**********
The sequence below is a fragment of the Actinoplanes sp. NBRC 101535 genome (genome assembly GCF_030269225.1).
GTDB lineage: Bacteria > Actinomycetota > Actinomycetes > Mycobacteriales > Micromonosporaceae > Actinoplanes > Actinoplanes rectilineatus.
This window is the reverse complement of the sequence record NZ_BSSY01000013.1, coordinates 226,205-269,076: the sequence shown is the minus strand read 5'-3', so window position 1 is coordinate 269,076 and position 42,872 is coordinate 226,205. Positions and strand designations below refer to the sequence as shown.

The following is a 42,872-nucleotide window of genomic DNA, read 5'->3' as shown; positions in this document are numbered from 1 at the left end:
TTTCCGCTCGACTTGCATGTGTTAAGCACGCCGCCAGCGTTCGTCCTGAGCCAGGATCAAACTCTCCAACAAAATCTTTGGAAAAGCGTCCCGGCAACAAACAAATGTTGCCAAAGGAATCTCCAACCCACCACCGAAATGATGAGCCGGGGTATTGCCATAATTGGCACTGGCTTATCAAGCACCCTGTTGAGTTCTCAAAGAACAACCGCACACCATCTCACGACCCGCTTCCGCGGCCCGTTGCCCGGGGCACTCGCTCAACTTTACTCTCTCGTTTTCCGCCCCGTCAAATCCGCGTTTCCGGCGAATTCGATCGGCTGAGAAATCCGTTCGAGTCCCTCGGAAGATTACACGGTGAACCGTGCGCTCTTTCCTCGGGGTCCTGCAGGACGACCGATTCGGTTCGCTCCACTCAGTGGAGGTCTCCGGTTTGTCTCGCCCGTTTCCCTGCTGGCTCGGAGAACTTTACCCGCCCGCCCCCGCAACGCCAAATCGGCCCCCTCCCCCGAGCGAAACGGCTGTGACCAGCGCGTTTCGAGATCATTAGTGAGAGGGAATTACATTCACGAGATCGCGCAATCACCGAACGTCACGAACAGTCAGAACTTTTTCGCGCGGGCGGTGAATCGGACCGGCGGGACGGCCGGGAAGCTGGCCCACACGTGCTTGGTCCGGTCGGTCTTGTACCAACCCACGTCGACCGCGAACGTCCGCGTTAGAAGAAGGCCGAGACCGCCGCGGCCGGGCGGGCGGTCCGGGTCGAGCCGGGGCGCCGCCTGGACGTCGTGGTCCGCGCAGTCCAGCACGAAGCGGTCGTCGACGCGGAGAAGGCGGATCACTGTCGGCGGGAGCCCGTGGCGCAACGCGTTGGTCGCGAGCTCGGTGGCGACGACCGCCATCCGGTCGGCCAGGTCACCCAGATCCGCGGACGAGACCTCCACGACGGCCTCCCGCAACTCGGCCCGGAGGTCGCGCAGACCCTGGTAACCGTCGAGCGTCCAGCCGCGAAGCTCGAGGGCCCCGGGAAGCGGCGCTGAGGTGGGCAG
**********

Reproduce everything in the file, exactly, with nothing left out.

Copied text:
The sequence below is a fragment of the Actinoplanes sp. NBRC 101535 genome (genome assembly GCF_030269225.1).
GTDB lineage: Bacteria > Actinomycetota > Actinomycetes > Mycobacteriales > Micromonosporaceae > Actinoplanes > Actinoplanes rectilineatus.
This window is the reverse complement of the sequence record NZ_BSSY01000013.1, coordinates 226,205-269,076: the sequence shown is the minus strand read 5'-3', so window position 1 is coordinate 269,076 and position 42,872 is coordinate 226,205. Positions and strand designations below refer to the sequence as shown.

The following is a 42,872-nucleotide window of genomic DNA, read 5'->3' as shown; positions in this document are numbered from 1 at the left end:
TTTCCGCTCGACTTGCATGTGTTAAGCACGCCGCCAGCGTTCGTCCTGAGCCAGGATCAAACTCTCCAACAAAATCTTTGGAAAAGCGTCCCGGCAACAAACAAATGTTGCCAAAGGAATCTCCAACCCACCACCGAAATGATGAGCCGGGGTATTGCCATAATTGGCACTGGCTTATCAAGCACCCTGTTGAGTTCTCAAAGAACAACCGCACACCATCTCACGACCCGCTTCCGCGGCCCGTTGCCCGGGGCACTCGCTCAACTTTACTCTCTCGTTTTCCGCCCCGTCAAATCCGCGTTTCCGGCGAATTCGATCGGCTGAGAAATCCGTTCGAGTCCCTCGGAAGATTACACGGTGAACCGTGCGCTCTTTCCTCGGGGTCCTGCAGGACGACCGATTCGGTTCGCTCCACTCAGTGGAGGTCTCCGGTTTGTCTCGCCCGTTTCCCTGCTGGCTCGGAGAACTTTACCCGCCCGCCCCCGCAACGCCAAATCGGCCCCCTCCCCCGAGCGAAACGGCTGTGACCAGCGCGTTTCGAGATCATTAGTGAGAGGGAATTACATTCACGAGATCGCGCAATCACCGAACGTCACGAACAGTCAGAACTTTTTCGCGCGGGCGGTGAATCGGACCGGCGGGACGGCCGGGAAGCTGGCCCACACGTGCTTGGTCCGGTCGGTCTTGTACCAACCCACGTCGACCGCGAACGTCCGCGTTAGAAGAAGGCCGAGACCGCCGCGGCCGGGCGGGCGGTCCGGGTCGAGCCGGGGCGCCGCCTGGACGTCGTGGTCCGCGCAGTCCAGCACGAAGCGGTCGTCGACGCGGAGAAGGCGGATCACTGTCGGCGGGAGCCCGTGGCGCAACGCGTTGGTCGCGAGCTCGGTGGCGACGACCGCCATCCGGTCGGCCAGGTCACCCAGATCCGCGGACGAGACCTCCACGACGGCCTCCCGCAACTCGGCCCGGAGGTCGCGCAGACCCTGGTAACCGTCGAGCGTCCAGCCGCGAAGCTCGAGGGCCCCGGGAAGCGGCGCTGAGGTGGGCAG